Con Edison Rewards EV Program Participants for Smart Charging
Top consumer smart grid news hand-selected and brought to you by the Smart Energy Consumer Collaborative.
Con Ed is rewarding electric vehicle owners in New York and Westchester County for participating in smart charging program. Con Ed and FleetCarma, a company that specializes in electric vehicle technology solutions, are appealing to EV owners to participate in a program called SmartCharge New York that will pay EV owners to charge their vehicles at times when demand for power is not highest.
PG&E said the five cities participating in Step Up and Power Down surpassed their goals for the community initiative encouraging businesses and residents to save energy. The initiative was built on the premise that small actions, like turning off and unplugging electronic devices, can add up to a big impact for California’s sustainable future.
Earlier this year, SGCC published the 2017 State of the Consumer Report to better understand consumer trends and preferences on smart grid-enabled products and services. This report utilized SGCC's 2016 research projects, industry trends in consumer engagement and six utility case studies to create a meta-analysis of how consumers have benefitted from more utility outreach and advancements in grid modernization.
Across the U.S., urban electric utilities face two intersecting challenges. On one hand, customers increasingly demand choice and control over their electricity, fueling growth in distributed energy resources like rooftop solar and programmable thermostats. At the same time, a number of municipal governments are undertaking “smart city” initiatives, aimed at making urban communities more sustainable and livable through design and access to technology.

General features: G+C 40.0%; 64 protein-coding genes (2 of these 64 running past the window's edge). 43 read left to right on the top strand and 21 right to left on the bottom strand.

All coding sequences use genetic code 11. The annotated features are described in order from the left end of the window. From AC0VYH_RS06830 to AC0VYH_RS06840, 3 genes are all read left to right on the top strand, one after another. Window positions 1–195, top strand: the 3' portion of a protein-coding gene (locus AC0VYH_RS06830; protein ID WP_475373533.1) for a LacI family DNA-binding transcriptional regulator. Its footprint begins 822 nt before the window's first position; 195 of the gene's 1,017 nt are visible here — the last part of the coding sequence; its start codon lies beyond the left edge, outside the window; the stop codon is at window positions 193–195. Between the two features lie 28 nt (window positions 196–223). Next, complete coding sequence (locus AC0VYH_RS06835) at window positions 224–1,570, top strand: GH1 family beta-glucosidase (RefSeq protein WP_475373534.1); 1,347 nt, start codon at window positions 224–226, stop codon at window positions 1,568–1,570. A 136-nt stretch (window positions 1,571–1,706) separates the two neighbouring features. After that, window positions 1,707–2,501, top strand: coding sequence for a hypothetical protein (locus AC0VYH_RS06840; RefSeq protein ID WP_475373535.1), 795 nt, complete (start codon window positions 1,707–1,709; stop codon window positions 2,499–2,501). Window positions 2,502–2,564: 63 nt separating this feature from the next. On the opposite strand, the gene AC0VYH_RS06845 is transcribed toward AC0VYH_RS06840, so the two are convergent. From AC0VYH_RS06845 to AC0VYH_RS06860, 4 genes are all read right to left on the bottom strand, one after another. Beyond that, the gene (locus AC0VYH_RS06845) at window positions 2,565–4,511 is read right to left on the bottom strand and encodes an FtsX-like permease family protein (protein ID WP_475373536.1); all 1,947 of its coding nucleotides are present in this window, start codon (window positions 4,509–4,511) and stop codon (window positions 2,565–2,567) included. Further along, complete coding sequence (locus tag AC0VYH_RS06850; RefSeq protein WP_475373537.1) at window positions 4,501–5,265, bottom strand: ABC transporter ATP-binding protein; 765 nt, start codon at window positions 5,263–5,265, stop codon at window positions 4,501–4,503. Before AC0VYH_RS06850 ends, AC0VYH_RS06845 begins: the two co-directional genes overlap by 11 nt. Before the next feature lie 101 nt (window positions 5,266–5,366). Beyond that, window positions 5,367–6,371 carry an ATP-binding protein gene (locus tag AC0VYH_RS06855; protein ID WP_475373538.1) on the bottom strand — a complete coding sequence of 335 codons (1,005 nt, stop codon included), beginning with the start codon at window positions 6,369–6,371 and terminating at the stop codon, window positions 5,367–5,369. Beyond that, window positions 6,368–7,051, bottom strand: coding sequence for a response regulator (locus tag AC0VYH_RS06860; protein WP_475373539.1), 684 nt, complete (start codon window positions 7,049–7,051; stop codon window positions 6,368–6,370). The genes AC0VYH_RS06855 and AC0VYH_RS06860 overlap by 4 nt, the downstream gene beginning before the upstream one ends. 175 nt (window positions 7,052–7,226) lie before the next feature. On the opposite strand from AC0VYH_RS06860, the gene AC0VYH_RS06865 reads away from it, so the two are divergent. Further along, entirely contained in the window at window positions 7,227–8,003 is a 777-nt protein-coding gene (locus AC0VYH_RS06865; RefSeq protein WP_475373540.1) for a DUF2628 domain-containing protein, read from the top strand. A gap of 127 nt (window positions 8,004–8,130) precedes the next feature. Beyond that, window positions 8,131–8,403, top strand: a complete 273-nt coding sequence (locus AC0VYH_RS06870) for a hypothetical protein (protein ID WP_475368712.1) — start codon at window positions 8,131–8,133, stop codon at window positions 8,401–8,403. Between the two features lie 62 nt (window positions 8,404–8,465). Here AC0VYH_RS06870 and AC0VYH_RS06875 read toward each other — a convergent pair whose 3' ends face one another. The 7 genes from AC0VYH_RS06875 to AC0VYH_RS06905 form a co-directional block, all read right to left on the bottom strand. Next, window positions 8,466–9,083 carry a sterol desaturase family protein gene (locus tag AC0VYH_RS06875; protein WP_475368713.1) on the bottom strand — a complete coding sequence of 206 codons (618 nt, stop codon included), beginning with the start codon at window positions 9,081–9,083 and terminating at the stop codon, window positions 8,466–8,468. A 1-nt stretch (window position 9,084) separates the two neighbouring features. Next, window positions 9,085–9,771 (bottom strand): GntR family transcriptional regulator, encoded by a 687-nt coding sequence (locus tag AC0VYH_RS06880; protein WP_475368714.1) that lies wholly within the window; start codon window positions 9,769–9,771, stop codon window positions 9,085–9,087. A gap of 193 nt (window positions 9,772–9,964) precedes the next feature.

As utilities and grid operators face new flexibility challenges, demand response is more important than ever. There are a handful of themes emerging from the industry worth exploring: a strong focus on customer engagement; a growing array of demand response resources; an increased focus on non-wires alternatives to infrastructure; and the slow progress when turning pilots into commercial programs.
Rhode Island has launched an expected year-long effort to revamp its utility regulations in a push to modernize its grid and help integrate 1,000 megawatts of new renewable resources. Last month, Rhode Island Gov. Gina Raimondo directed the RIPUC, RI OER and the Rhode Island Division of Public Utilities and Carriers to develop a “more dynamic” regulatory framework to foster a cleaner, less expensive and reliable power system.
EVs in the U.S. make up just a small fraction of cars on the roads, but that's something many people expect and want to change: electrifying the transport sector can provide environmental benefits while also bolstering electric utility revenues. But to significantly raise the public's interest, several problems need to be solved. Range anxiety is a big one — how far can you drive before needing to "gas up?"
Brenda Chew, a research analyst at SEPA, relates her experience at PLMA’s 35th Conference in Nashville and the commonly discussed evolution of demand response. She reflects on SEPA’s own expanded mission — that sees demand response as part of a portfolio of distributed energy resources and their efforts to produce a Top 10 list of utility demand response programs, similar to their annual Top 10 list for utility solar.